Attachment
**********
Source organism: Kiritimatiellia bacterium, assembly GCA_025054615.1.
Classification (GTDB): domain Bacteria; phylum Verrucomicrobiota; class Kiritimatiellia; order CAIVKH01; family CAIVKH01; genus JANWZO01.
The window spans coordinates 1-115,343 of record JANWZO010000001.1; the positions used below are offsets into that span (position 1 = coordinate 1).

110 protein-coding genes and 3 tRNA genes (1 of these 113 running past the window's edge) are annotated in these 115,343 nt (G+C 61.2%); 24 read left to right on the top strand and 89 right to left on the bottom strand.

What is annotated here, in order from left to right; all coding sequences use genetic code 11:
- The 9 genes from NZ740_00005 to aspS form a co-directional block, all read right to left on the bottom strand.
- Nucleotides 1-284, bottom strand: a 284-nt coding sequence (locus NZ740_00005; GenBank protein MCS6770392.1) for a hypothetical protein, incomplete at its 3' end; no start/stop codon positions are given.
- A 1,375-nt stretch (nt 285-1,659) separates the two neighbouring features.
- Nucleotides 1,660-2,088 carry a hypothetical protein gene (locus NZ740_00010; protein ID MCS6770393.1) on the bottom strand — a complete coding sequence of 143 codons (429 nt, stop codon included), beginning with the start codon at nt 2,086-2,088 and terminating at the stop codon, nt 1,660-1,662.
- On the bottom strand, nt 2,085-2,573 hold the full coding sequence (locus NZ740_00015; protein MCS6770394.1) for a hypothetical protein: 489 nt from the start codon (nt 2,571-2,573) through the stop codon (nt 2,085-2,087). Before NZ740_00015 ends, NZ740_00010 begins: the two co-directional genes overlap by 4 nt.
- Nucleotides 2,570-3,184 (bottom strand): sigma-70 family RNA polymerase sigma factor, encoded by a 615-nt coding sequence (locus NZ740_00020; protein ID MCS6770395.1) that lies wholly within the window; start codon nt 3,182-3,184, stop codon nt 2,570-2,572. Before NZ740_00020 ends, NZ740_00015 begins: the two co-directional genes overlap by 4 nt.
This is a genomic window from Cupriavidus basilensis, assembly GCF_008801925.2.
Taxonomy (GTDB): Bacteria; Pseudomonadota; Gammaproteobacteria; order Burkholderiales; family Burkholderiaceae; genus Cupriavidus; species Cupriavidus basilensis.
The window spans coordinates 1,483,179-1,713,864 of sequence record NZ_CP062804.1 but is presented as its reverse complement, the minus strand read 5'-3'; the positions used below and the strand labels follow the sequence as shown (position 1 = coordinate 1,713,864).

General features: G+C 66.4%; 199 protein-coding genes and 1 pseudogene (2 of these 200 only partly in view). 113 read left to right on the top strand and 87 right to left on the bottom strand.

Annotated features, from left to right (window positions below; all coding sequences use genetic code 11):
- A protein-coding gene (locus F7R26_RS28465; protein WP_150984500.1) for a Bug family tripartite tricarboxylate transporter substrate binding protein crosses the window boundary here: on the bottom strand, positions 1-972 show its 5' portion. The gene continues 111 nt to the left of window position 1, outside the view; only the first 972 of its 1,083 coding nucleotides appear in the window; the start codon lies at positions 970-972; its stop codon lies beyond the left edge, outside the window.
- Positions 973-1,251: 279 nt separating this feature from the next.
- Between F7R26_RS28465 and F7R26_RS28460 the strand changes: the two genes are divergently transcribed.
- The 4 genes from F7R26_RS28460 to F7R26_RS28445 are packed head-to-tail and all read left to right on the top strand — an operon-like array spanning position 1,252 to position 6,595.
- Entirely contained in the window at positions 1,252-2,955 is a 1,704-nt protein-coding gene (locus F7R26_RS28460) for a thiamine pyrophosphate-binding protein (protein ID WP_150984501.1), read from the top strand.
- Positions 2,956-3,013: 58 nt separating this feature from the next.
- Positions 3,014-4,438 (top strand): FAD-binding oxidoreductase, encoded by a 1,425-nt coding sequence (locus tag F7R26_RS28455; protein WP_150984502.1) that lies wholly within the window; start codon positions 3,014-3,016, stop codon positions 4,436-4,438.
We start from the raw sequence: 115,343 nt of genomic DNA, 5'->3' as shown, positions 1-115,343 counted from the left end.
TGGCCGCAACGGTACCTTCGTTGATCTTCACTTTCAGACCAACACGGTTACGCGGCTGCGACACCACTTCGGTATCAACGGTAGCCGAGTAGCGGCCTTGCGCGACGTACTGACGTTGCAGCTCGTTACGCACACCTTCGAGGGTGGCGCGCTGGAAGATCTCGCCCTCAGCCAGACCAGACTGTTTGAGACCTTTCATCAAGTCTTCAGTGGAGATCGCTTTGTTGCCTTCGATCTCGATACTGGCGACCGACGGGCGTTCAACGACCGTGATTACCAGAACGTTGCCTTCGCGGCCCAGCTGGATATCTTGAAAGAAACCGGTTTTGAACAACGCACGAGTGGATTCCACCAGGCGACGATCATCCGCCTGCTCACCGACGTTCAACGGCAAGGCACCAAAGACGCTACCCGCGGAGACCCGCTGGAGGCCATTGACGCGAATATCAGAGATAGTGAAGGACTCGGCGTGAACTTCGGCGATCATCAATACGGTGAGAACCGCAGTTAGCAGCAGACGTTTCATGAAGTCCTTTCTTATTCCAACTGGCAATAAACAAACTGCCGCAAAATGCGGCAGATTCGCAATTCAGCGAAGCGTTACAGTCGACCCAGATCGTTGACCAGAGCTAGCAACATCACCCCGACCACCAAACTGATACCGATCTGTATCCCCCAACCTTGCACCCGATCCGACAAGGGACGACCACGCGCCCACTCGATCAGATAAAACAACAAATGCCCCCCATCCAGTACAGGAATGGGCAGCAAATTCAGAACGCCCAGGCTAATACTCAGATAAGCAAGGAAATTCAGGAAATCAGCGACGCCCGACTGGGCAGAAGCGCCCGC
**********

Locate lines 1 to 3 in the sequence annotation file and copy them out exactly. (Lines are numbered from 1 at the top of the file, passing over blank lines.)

Source organism: Kiritimatiellia bacterium, assembly GCA_025054615.1.
Classification (GTDB): domain Bacteria; phylum Verrucomicrobiota; class Kiritimatiellia; order CAIVKH01; family CAIVKH01; genus JANWZO01.
The window spans coordinates 1-115,343 of record JANWZO010000001.1; the positions used below are offsets into that span (position 1 = coordinate 1).